Making sense of things. Films reviewed: Little Men, Indignation PLUS Lo and Behold
Hi, this is Daniel Garber at the Movies for culturalmining.com and CIUT 89.5 FM.
In Lo and Behold, Werner Herzog’s excellent new documentary about the internet, a scientist explains the first internet connection between two computers. The message was supposed to be “log on” to start the transmission, but it was cut off after the first two letters, LO. As in the biblical Lo and Behold. The mysteries of life.
This week I’m talking about two dramas, about young men trying to make sense of life’s mysteries. There’s two friends in Brooklyn trying to understand their parents; and a young man in Ohio trying to understand the meaning of life.
Dir: Ira Sachs
Jake and Tony are best friends. They met on the day Jake moved with his parents from Manhattan to Brooklyn, and immediately hit it off. Jake (Theo Taplitz) is a sensitive quiet boy who is bullied at school. Jake expresses himself through the art and comics he draws. Tony (Michael Barbieri) is his exact opposite. Outspoken, Brooklyn born and bred. He’s good at sports and always loyal to his friends. Jake is a shy introvert, while Tony is bursting out all over.
They meet because Tony’s mother, (Paulina Garcia), is a dressmaker with a small boutique. It’s on the ground floor of the apartment Jake’s family is moving into. They inherited it when Jake’s grandfather died, and Brian – Jake’s dad — (Greg Kinnear) inherited it.
Finally, Jake has a friend, someone to hang with. Tony shows him around the hood, lets him meet his buddies, they even take an acting class together. Tony excels there – he’s a natural. The two boys even have a plan: that they both get accepted to the NY High School of Performing Arts. Tony would pursue his acting, of course, and Jake could do his drawing.
So we’ve got two 12-year-old kids, best friends, everything’s going great, until… the grown- ups ruin everything. Jake’s grandpa was a kindly old man, who took a Chilean refuge (Tony’s mom) under his wing and kept her rent low. But Brian, Jake’s dad, has no such attachment or obligations to their tenant. They just want to make money. So the disagreement becomes a spat, which becomes a feud, which becomes a lawsuit. It’s spiraling out of control, and the parents aren’t letting their sons – who have nothing to do with it — see each other anymore. Jake and Tonty decide to fight back. But can they change their parents’ minds?
Little Men is not a remake of the Parent Trap; it’s not a kids’ movie at all. It feels more like an adult’s bittersweet memories of childhood. That said, it’s a great coming of age drama about two best friends torn apart by a family disagreement. The parents are well played, but it’s the acting of the kids that really shines, especially newcomer Michael Barbieri as Tony.
Dir: James Schamus (Based on the novel by Phillip Roth)
It’s 1951, in Newark, N.J. Marcus (Logan Lerman) works in his father’s butcher shop plucking chickens. He’s in High School, captain of the baseball team, with straight A’s. Which is very important. Because America is at war in Korea, and all his friends are being drafted, sent to fight, and shipped back home in a coffin. Only Marcus might avoid the war if he gets into university — students are exempt. Marcus isn’t concerned. But his Dad (Danny Burstein) is sick with worry that his only son will die. He develops a compulsion, and follows him around at night to make sure he’s safe. Marcus’s mom (Linda Emond) meanwhile is going bonkers over her husband’s obsessive behaviour. For Marcus, the only solution is to go somewhere far, far away.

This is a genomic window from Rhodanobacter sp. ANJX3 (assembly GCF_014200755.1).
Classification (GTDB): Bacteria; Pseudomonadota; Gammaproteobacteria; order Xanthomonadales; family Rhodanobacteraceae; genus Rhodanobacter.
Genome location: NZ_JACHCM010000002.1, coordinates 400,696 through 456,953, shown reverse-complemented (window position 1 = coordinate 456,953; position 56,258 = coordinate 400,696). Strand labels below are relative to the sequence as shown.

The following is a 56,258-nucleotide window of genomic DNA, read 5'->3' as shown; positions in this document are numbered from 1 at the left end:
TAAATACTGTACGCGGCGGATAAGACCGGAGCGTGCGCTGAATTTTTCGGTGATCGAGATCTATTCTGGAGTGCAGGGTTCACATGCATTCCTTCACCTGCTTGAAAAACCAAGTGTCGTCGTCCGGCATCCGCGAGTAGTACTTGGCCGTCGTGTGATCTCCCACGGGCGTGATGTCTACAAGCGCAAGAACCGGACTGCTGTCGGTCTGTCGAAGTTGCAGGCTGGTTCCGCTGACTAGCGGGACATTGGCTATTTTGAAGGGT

He ends up a scholarship student at a college in small town Winesburg, Ohio. It’s a chance to shed his background, expectations, stereotypes – that of the insular Jewish community of Newark, New Jersey — by cultivating his intellect at a free and open mid-western campus. He can stay true to his ideals and beliefs: freedom of thought, freedom of speech, non-conformity, and freedom from religion – he’s an atheist. Unfortunately that’s easier said than done.
He arrives to find he’s placed in a dorm with the only other Jewish kids on campus not in a fraternity.
And the University head, Dean Caudwell (Tracy Letts) is a cold-war conservative, a churchgoer and nosy as hell. And seems to take particular interest in Marcus, forcing him – to his great distress — to defend all his personal beliefs and philosphies.
But there is a light at the end of the tunnel. The awesome Olivia Hutton (Toronto actress Sarah Gadon) seems to notice Marcus. Olivia is everything he dreams of – smart, beautiful, and independent with the manners of sophisticated society. Their first date is awkward but it’s what happens next when they park the car that’s important. She gives him a blow job… and it blows his mind. This is 1951, and he can’t understand what happened. “Nice” girls aren’t supposed to be sexual. Why did she do what she did? And what does it mean?
Marcus is in love, but everyone else – his roommates, the Dean, his parents, and Olivia’s secret vullnerability – threaten to destroy their relationship. Can Marcus stay true to his beliefs in oppressive, 1950s America?
Indignation is another great drama. It’s moving and fascinating, with an unexpected twist at the end. It’s literary in form – full of long debates and discussions – alternating with intimate scenes of suppressed sexuality.
James Schamus is a first-time director but he’s no newbie. He’s an old hand at scriptwriting and producing movies. He was Taiwanese director Ang Lee’s writer and producer for many years, including movies like Crouching Tiger, Hidden Dragon, Brokeback Mountain to name just a few. He’s treading new waters here, but he does it quite well.
Lo and Behold, Little Men and Indignation open today in Toronto: check your local listings.
This is Daniel Garber at the Movies, each Friday morning, on CIUT 89.5 FM and on my website, culturalmining.com.